Joseph L. Rotman School of Management
University of Toronto
105 St. George Street
Toronto, Ontario M5S 3E6 Canada
NBER Working Papers and Publications
|January 2017||Exit, Tweets and Loyalty|
with Joshua S. Gans, Avi Goldfarb: w23046
Hirschman’s Exit, Voice, and Loyalty highlights the role of “voice” in disciplining firms for low quality. We develop a formal model of voice as a relational contact between firms and consumers and show that voice is more likely to emerge in concentrated markets. We test this model using data on tweets to major U.S. airlines. We find that tweet volume increases when quality – measured by on-time performance – deteriorates, especially when the airline operates a large share of the flights in a market. We also find that airlines are more likely to respond to tweets from consumers in such markets.
|July 2009||Product Recalls, Imperfect Information, and Spillover Effects: Lessons from the Consumer Response to the 2007 Toy Recalls|
with Seth M. Freedman, Melissa Schettini Kearney: w15183
In 2007, the Consumer Product Safety Commission (CPSC) issued 276 recalls of toys and other children's products, a sizeable increase from previous years. The overwhelming majority of the 2007 toy recalls were due to high levels of lead content and almost all of these toys were manufactured in China. This period of recalls was characterized by substantial media attention to the issue of consumer product safety and eventually led to the passage of the Consumer Product Safety Improvement Act of 2008. This paper examines consumer demand for toys following this wave of dangerous toy recalls. The data reveal four key findings. First, the types of toys that were involved in recalls in 2007 experienced above average losses in Christmas season sales. Second, Christmas sales of infant/preschool toys...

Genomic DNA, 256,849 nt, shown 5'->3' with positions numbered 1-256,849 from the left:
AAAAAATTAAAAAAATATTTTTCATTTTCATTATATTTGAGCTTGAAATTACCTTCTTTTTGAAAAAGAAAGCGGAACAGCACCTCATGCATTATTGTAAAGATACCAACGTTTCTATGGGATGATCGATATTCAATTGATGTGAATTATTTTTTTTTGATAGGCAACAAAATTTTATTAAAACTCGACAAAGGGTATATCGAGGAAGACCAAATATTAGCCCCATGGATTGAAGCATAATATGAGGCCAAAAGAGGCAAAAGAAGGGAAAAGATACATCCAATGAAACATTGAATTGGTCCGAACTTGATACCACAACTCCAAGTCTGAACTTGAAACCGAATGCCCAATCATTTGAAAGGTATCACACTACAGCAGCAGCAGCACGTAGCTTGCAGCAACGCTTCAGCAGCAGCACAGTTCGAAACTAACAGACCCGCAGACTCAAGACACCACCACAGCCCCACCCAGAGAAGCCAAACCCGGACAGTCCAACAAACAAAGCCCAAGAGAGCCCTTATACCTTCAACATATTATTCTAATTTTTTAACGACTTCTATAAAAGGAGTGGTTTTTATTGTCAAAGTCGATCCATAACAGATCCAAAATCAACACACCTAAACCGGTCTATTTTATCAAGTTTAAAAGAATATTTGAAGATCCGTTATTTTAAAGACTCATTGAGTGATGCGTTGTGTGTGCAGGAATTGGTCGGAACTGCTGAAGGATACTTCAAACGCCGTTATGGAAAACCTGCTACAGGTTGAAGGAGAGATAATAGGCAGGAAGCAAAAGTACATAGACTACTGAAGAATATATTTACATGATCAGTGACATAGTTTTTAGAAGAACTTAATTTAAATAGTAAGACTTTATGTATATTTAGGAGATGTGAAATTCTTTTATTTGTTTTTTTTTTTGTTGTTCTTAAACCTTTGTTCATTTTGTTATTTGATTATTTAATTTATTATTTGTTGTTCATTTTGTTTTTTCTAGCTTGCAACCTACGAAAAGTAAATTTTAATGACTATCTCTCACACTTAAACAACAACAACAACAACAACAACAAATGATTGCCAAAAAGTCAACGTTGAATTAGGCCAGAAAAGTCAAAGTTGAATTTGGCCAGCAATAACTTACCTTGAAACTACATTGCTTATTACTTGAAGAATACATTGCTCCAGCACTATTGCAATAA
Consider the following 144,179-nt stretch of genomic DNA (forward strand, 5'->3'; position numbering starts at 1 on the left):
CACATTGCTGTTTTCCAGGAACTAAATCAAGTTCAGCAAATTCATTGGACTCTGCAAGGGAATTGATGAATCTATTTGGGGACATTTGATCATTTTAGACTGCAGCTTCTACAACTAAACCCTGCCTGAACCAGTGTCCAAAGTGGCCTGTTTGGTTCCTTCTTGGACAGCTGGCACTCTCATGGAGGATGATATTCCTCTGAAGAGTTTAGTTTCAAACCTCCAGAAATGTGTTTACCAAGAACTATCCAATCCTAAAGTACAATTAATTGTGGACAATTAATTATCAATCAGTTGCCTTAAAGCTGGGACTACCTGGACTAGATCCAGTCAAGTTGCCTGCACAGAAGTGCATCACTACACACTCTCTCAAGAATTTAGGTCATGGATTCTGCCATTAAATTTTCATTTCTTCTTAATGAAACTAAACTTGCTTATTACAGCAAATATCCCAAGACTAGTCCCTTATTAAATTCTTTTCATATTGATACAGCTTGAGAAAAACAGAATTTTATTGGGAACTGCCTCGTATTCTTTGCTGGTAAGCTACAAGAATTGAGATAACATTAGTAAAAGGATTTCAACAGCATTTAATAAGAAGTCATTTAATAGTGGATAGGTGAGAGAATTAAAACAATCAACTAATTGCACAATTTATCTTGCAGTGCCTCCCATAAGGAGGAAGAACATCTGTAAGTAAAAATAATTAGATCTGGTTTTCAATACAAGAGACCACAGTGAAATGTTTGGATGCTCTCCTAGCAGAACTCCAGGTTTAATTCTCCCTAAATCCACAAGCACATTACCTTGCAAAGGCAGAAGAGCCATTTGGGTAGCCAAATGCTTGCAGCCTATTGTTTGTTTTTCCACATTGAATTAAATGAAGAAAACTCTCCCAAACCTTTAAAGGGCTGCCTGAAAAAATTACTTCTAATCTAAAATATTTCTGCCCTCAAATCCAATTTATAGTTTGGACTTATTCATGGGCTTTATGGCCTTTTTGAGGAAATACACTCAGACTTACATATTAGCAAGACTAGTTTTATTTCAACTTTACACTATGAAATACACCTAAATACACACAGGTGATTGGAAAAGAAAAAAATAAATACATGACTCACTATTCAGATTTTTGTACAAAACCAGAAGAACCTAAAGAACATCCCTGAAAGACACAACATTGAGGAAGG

Published: Seth Freedman & Melissa Kearney & Mara Lederman, 2012. "Product Recalls, Imperfect Information, and Spillover Effects: Lessons from the Consumer Response to the 2007 Toy Recalls," The Review of Economics and Statistics, MIT Press, vol. 94(2), pages 499-516, May. citation courtesy of